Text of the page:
In his radio interview this morning, the premier said he and his children mulled over “what Easter is all about” as they ate breakfast this morning.

“I was very impressed with their knowledge about Good Friday and Easter Sunday,” he said. “We had a bit of a conversation about that, (that) it wasn’t about chocolate eggs.

“That was one of the themes at breakfast in the Cameron household.”

He also disclosed he would be spending Easter with wife Samantha’s family.

“I am going to be spending a bit of time with my mother-in-law,” he said. “I think I am spending Easter Day with Samantha’s family."


From Catholic Universe

Monday, 31 March 2014


Written by Chas Bayfield for the Evangelical Alliance

Even now, no one is entirely sure where the earthly remains of Malaysia Airlines flight MH370 and its human cargo are to be found. Today there are reports that the search zone has moved due to a new theory from investigators about the aircraft’s speed and fuel consumption. We feel we cannot rest until we know what became of those 227 passengers and 12 crew.

Since the plane’s disappearance on 8 March, I have found myself becoming quietly (and slightly morbidly) obsessed with the story. But what I’ve been reading and hearing was not news, it was conjecture; assertions from anyone qualified to have an opinion which, for the record, appears to be anyone who has ever flown a plane.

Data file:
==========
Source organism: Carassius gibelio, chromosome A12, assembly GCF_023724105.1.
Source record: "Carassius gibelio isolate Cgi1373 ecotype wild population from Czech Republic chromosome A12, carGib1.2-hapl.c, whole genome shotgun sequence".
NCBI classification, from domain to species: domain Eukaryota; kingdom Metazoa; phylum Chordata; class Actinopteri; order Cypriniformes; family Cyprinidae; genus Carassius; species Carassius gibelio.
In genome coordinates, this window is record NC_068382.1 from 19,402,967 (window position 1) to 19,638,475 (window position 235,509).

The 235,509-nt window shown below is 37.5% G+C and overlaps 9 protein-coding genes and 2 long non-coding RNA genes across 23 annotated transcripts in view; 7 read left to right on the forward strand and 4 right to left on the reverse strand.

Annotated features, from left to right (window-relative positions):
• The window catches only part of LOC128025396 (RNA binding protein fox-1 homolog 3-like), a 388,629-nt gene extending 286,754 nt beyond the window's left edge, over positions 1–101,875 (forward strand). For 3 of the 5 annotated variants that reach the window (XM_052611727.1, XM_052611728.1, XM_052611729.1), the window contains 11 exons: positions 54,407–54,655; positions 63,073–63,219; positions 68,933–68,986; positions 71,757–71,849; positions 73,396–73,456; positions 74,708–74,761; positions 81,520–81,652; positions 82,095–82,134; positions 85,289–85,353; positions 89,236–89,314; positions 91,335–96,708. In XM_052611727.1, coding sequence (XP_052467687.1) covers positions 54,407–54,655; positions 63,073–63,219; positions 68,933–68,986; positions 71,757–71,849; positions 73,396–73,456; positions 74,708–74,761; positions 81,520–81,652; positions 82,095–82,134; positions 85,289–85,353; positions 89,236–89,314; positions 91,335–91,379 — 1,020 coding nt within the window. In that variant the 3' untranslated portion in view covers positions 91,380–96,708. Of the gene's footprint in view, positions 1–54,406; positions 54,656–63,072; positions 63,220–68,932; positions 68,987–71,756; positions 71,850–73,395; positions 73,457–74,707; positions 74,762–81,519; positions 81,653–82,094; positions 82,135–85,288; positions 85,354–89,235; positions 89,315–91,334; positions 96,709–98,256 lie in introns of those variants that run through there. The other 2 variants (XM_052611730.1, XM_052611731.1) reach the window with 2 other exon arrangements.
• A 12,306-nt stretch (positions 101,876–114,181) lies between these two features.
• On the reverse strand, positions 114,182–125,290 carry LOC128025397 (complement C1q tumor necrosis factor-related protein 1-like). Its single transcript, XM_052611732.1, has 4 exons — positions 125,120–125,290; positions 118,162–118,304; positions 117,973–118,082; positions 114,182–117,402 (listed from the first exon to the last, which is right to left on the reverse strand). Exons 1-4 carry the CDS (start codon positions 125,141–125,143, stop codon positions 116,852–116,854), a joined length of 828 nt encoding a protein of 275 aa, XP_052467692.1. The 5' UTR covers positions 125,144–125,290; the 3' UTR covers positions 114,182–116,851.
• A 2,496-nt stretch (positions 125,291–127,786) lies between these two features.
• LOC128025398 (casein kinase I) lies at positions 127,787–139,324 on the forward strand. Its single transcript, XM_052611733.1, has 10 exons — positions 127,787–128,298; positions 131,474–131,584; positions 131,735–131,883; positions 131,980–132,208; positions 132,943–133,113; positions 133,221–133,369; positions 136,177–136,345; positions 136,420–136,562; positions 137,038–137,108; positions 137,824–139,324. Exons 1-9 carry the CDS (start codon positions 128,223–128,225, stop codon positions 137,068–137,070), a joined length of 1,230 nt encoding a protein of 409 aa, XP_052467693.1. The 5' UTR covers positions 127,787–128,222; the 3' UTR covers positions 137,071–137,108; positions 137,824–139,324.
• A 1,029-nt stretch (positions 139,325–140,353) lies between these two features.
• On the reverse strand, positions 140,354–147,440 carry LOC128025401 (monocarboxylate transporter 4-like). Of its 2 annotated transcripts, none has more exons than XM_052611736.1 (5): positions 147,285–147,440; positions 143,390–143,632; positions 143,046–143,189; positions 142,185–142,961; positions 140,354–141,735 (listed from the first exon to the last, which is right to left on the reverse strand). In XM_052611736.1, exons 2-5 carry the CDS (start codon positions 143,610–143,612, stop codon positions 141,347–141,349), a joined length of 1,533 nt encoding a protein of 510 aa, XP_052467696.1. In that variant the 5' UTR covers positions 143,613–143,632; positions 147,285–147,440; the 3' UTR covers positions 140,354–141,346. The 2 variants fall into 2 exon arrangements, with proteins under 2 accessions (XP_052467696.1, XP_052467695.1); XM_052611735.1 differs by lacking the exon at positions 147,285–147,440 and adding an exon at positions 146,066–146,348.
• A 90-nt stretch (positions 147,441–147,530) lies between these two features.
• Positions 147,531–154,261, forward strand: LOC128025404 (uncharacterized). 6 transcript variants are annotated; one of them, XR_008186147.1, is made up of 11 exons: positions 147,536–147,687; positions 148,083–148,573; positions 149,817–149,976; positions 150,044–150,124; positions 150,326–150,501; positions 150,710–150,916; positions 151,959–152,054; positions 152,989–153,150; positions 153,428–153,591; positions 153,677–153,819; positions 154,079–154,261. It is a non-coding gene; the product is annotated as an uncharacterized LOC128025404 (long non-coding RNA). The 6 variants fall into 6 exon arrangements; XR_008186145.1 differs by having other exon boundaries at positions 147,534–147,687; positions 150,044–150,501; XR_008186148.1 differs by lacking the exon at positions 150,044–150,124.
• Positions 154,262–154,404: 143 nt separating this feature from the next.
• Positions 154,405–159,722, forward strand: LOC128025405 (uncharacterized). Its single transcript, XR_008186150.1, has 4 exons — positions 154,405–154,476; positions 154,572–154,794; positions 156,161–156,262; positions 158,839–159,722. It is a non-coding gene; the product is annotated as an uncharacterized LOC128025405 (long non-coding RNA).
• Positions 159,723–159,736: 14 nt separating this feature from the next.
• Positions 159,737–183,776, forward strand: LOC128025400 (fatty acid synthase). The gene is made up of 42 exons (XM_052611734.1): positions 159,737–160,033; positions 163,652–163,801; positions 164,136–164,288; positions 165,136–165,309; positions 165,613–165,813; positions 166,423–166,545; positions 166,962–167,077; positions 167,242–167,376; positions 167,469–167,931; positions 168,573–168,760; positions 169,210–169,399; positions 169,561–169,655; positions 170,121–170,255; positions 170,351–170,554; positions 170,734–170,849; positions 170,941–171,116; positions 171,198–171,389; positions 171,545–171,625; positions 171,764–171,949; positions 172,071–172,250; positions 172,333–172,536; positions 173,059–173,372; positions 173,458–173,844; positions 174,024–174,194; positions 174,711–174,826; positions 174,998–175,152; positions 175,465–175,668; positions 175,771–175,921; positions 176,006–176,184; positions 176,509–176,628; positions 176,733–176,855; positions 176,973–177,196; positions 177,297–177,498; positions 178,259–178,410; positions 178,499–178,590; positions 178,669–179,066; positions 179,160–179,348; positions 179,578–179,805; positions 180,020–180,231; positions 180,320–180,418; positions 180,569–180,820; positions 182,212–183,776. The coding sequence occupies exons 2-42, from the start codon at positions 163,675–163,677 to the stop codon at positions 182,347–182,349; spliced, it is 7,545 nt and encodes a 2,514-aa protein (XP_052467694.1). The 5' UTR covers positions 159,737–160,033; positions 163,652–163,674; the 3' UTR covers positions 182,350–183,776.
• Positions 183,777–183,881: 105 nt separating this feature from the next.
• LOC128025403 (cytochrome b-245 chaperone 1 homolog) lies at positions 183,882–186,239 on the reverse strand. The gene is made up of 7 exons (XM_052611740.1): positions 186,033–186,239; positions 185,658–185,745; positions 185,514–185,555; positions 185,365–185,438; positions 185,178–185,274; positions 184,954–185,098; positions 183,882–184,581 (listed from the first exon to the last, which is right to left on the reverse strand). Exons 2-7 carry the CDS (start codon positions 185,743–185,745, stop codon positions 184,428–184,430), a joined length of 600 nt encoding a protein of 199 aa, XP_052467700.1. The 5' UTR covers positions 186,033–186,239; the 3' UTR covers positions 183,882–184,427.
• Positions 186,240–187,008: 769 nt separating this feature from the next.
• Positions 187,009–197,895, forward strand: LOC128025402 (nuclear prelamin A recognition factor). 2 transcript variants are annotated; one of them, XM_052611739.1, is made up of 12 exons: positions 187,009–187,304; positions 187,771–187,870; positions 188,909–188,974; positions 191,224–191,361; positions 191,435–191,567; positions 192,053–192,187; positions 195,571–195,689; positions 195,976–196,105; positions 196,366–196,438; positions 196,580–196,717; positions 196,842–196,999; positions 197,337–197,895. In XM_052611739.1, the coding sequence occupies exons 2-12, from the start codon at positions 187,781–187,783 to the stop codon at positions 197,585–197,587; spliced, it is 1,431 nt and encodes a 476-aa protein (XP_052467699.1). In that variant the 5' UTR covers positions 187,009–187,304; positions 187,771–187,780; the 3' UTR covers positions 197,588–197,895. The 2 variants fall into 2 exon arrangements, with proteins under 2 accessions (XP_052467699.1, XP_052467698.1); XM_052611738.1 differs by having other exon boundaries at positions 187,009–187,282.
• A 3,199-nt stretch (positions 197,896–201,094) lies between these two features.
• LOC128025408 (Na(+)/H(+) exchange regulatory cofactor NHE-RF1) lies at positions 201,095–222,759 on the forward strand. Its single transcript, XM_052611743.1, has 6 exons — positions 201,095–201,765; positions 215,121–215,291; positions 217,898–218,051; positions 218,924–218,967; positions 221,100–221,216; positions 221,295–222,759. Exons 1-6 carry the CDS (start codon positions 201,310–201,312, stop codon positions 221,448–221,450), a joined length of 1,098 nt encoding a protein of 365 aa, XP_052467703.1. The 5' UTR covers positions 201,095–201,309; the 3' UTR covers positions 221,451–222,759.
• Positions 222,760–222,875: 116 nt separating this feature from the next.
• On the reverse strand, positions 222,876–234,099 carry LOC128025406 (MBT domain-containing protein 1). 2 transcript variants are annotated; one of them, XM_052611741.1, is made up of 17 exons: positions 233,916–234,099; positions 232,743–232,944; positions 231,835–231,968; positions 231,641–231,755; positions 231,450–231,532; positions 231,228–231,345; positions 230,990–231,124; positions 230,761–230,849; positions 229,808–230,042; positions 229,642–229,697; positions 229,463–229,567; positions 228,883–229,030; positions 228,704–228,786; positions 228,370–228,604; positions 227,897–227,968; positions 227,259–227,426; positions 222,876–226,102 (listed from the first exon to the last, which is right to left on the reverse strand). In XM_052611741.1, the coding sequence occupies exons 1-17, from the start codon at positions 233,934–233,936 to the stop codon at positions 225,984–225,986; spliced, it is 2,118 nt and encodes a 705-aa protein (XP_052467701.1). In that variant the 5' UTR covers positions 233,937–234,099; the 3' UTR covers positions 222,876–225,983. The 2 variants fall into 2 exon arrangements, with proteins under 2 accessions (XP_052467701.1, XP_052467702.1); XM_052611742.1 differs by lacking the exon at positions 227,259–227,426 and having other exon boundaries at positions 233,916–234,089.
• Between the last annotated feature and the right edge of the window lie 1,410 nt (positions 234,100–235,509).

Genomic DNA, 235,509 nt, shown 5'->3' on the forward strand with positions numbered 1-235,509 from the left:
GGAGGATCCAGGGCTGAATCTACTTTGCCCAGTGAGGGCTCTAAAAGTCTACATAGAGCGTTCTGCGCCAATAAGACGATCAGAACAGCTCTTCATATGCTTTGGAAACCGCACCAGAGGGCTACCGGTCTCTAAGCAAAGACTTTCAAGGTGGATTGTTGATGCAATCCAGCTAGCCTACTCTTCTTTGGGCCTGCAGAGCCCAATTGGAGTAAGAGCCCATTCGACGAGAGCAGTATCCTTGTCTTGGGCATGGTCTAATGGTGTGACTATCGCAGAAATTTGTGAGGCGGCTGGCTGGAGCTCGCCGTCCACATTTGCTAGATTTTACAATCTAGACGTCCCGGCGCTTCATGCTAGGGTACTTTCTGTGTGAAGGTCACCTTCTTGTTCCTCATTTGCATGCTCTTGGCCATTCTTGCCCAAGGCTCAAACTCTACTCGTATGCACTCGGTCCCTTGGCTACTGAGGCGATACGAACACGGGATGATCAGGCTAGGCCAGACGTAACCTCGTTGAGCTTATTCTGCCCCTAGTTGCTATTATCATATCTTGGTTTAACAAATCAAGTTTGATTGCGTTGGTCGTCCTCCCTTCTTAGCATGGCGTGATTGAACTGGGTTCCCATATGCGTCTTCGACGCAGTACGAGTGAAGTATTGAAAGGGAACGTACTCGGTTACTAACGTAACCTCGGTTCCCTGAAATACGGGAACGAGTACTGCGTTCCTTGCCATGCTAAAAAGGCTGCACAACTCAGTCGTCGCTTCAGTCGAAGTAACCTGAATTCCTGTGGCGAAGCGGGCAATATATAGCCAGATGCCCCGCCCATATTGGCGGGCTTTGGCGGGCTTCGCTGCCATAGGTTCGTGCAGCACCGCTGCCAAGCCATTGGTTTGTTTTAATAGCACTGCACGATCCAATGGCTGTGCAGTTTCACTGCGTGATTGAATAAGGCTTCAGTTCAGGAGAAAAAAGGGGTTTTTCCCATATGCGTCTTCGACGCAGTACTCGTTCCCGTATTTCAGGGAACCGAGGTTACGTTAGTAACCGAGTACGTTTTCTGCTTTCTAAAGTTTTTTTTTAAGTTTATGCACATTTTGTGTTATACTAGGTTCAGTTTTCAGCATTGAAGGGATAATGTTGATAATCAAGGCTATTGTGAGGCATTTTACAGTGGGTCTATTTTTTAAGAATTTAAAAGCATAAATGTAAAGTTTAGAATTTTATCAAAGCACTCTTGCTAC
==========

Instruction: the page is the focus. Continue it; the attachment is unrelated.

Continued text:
Know-it-alls from the aviation world have bestowed upon us the benefits of their expertise, each one confident enough in their own speculation to have it published in an international news journal.

Add to this the plethora of opinions from bloggers, the Twitteratti, rock stars and our friends and families and you really have quite a smorgasbord of different theories. The plane was hi-jacked by pirates. The pilot was suicidal. A meteorite hit it. Aliens stole it.

At one point the plane could have been anywhere along a vector that measured a staggering 6,000 miles. Even if they locate the plane today we will still be far from knowing unequivocally what happened in the hours after it lost contact with ground-based radar.

“Beloved, do not believe every spirit, but test the spirits to see whether they are from God, for many false prophets have gone out into the world.” 1 John 4:1

When we don’t have facts, or truth, or answers, we go into free-fall. We do not know who to believe. There is a danger that we listen to the loudest voices, or the answer that suits us best. We are at the mercy of experts. But at the beginning of this week, these experts were still placing the plane as far apart as Langkawi in Malaysia and a point in the Indian Ocean that is almost Antarctic.

We love facts and information and in a rational world, these are our building blocks. Without them, the order of the world falls apart. There is confusion. There are questions without answers and the kind of vacuum which nature abhors and which then becomes filled with theory and conjecture.

In the last 24 hours, there have been enough articles on flight 370 to fill 70 pages of Google. The simple fact that a plane can disappear in this ultra modern hi-tech age has left people baffled and awed. I am encouraged that so many men and women who do not think themselves religious, still have the capacity to be ‘certain of what they do not see’.

Christians see God as an anchor; a safe mooring. Belief in God grounds us and helps us make sense of the world in which we live.

John’s first letter warns us of false prophets who lead us into danger and urges us to be vigilant about who we listen too. It is sage advice –just as there are many theories about the demise of MH370, there are many theories about the origins and meaning of life, both in and outside of church circles.